Female Veterans of Canada
Victoria BC is well known for having a largely female population, we recently mentioned that Victoria took the #1 spot nationwide for the title of ‘Best City in Canada for Women‘.
Female Canadian Veterans
While we identify with women living in Victoria, when it comes to Canadian veterans, even in this city, the stereotype is very male when in reality many women have served our country in the Canadian Armed Forces.
Looking back in Canadian Military history it’s notable that the first women to vote in a Canadian federal election, back in 1917, were the “Nursing Sisters” who were also nicknamed ‘bluebirds‘. One of the oldest Canadian taxi companies in Canada, BlueBird Cabs Ltd. (taxicab.com), was founded in Victoria BC in the 1940s and could easily be a nod to women veterans.
Canadian Women in the First World War
The bluebirds served in the First World War (1914-1918) which saw 3,141 women serving as nurses and over 2,500 Canadian women went overseas to support hospitals and medical units. Of these women at least 40 lost their lives while serving their country, most of which died in direct conflict with enemy soldiers during WWI.
The war efforts had a huge impact on women living in Canada due in large part to the shortage of male workers. Women found themselves taking on non-traditional gender biased roles like working in factories, offices, and farms.
World War Two and Canadian Soldiers
While officially limited to non-combat roles there were over 50,000 Canadian women enlisted in military service during the second World War. 4,480 women were part of the Nursing Sisters in WWII with the remainder mostly serving in the Army (21,000) or the Air Force (17,000). It wasn’t until 1942 that the Navy created the WRENS division (Women’s Royal Canadian Naval Service) in which over 7,000 women served.
Duties for female officers were varied and included many support services that were crucial to the war effort such as packing parachutes, operating radio/wireless terminals, taking photos, working as clerks, and many other miscellaneous roles.
Similar to WWI, the war effort in the Second World War had a notable impact on genders in the domestic workplace. Women found themselves working in many traditionally ‘male’ roles such as science, shipbuilding, munitions, and even forestry.
Women working in the forest industry were nicknamed ‘lumberjills‘ and they carried out all the same ‘lumberjack‘ tasks such as falling, skidding, and burling.
The Korean War
Over 5,000 women joined the Canadian Military in the 3 years from 1950-1953 during which Korea was at war. Although this war was gruesome, with outbreaks of infectious disease, there were no female casualties reported.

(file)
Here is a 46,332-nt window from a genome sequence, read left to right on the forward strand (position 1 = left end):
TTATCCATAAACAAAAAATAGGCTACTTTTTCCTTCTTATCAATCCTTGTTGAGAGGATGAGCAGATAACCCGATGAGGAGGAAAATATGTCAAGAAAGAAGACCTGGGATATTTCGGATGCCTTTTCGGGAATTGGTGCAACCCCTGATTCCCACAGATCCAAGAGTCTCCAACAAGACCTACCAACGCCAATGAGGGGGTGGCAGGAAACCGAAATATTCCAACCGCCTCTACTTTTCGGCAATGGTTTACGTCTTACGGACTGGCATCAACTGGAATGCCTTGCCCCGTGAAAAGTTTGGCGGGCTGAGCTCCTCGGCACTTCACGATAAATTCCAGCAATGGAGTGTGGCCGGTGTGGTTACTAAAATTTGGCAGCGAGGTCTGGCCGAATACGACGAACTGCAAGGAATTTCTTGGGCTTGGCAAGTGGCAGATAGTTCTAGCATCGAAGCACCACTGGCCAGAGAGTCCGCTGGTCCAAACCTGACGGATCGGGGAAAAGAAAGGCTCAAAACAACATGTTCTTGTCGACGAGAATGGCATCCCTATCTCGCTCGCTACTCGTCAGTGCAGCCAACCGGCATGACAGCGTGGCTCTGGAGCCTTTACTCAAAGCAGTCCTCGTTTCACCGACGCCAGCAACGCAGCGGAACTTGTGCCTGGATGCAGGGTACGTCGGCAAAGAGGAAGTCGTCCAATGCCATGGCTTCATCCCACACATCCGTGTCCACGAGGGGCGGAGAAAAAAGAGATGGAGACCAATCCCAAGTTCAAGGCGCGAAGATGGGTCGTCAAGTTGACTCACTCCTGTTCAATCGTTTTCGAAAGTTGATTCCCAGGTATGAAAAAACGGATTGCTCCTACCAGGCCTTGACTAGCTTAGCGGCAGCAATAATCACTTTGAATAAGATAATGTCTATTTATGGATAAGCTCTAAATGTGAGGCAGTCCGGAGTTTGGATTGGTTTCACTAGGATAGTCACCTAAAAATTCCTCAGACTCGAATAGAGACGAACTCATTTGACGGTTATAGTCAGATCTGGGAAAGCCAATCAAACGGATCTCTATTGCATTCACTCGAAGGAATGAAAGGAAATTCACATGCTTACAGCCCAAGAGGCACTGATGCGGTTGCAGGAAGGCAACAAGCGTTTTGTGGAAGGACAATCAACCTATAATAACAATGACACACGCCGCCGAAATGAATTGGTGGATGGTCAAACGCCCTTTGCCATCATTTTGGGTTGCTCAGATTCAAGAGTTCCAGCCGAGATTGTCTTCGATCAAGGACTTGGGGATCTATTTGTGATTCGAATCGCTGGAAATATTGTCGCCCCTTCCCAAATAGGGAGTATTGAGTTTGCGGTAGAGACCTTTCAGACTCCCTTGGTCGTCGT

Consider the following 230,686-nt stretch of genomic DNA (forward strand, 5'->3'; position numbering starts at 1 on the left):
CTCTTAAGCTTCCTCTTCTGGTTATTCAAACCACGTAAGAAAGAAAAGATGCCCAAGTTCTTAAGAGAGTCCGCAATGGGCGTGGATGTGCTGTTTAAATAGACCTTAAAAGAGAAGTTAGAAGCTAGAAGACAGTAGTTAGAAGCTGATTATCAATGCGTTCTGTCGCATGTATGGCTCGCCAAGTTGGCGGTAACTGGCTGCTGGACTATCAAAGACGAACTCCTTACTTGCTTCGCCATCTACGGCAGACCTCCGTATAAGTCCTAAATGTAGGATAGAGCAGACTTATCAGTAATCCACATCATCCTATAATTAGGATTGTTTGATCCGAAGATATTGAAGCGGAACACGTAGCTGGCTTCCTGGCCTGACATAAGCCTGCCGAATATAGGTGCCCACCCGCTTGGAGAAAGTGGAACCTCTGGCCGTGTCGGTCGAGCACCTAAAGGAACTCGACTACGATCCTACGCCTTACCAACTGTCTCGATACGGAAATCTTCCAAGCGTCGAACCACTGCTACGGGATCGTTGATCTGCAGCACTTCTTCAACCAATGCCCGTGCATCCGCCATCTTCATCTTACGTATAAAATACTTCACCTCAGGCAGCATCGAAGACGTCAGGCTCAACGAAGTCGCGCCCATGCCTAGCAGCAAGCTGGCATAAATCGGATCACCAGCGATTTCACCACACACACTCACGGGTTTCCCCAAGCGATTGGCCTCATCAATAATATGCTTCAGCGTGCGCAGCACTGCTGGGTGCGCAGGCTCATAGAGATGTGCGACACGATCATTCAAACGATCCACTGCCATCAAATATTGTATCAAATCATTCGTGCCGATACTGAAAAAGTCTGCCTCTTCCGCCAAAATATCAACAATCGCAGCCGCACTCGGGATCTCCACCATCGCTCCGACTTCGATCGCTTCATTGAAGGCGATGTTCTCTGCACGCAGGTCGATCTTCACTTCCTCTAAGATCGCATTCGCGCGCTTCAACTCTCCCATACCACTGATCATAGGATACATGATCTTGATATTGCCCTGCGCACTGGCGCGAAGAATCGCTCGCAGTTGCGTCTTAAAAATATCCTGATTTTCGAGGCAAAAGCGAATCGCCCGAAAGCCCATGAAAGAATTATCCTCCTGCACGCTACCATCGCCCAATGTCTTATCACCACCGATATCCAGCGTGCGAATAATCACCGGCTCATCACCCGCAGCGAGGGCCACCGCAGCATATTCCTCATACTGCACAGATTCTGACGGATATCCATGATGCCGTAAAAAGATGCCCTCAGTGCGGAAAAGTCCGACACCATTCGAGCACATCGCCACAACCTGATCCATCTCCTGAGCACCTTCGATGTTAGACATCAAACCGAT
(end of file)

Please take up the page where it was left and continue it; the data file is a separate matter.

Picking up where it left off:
In this war the Nursing Sisters played a key role as attendants for air evacuation and providing initial health/mental care to freshly released Canadian POWs.
Over time Canadian military leaders have recognized the value of women in the military and by the 1970s most branches of military were moving towards equal opportunities for both genders.
Still it wasn’t until the year 2000 that the Canadian Navy officially allowed women to serve in submarines, a role that would have historically been a serious concern for someone of the opposite sex.
In fact the first female Canadian soldier to be killed in combat duty was Captain Nichola Goddard on May 17th 2006 while fighting in Afghanistan.
By 2011 female soldiers represented over 15% of the personnel in the Canadian Armed Forces! The ratio of female to male soldiers continues to become more neutral as opinions change and gender biases are forgotten.
Behind Every Great Soldier..
Even the women who didn’t serve in the wars still played a crucial part by volunteering to make warm clothing such as socks and gloves, that were then sent overseas to soldiers fighting on the front lines.
Male veterans might understand the role that women played during wartime but as a member of the general public I think we could easily do more to recognize the contributions of Canadian Female Veterans.
Tomorrow the city of Victoria will be gathering in memory of those that have fallen and served in defense of our country. I know that I will be keeping an eye out for female officers but I will no longer be greeting them with a look of surprise/curiosity, I will smile with respect as I now fully understand the contributions they have made to the defence of our country, freedoms, gender equality, and our history.
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